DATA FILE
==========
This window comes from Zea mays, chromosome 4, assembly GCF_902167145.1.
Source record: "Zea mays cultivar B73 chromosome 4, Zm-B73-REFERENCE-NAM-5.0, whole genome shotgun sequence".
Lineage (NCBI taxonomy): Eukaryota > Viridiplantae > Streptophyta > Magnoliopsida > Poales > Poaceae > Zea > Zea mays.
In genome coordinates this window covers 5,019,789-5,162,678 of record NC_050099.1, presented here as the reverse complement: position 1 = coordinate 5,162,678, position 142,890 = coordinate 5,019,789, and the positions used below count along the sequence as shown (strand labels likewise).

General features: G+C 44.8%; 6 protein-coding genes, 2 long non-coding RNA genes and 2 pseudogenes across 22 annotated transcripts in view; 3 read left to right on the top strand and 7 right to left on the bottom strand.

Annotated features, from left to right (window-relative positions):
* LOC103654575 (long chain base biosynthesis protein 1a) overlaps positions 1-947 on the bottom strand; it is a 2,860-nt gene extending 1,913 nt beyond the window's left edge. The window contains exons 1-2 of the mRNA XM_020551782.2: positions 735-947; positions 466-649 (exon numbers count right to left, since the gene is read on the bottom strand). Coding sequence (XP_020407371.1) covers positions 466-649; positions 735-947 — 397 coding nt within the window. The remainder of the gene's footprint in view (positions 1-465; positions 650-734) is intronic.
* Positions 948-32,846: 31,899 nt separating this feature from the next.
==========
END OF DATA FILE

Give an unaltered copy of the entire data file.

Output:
This window comes from Zea mays, chromosome 4, assembly GCF_902167145.1.
Source record: "Zea mays cultivar B73 chromosome 4, Zm-B73-REFERENCE-NAM-5.0, whole genome shotgun sequence".
Lineage (NCBI taxonomy): Eukaryota > Viridiplantae > Streptophyta > Magnoliopsida > Poales > Poaceae > Zea > Zea mays.
In genome coordinates this window covers 5,019,789-5,162,678 of record NC_050099.1, presented here as the reverse complement: position 1 = coordinate 5,162,678, position 142,890 = coordinate 5,019,789, and the positions used below count along the sequence as shown (strand labels likewise).

General features: G+C 44.8%; 6 protein-coding genes, 2 long non-coding RNA genes and 2 pseudogenes across 22 annotated transcripts in view; 3 read left to right on the top strand and 7 right to left on the bottom strand.

Annotated features, from left to right (window-relative positions):
* LOC103654575 (long chain base biosynthesis protein 1a) overlaps positions 1-947 on the bottom strand; it is a 2,860-nt gene extending 1,913 nt beyond the window's left edge. The window contains exons 1-2 of the mRNA XM_020551782.2: positions 735-947; positions 466-649 (exon numbers count right to left, since the gene is read on the bottom strand). Coding sequence (XP_020407371.1) covers positions 466-649; positions 735-947 — 397 coding nt within the window. The remainder of the gene's footprint in view (positions 1-465; positions 650-734) is intronic.
* Positions 948-32,846: 31,899 nt separating this feature from the next.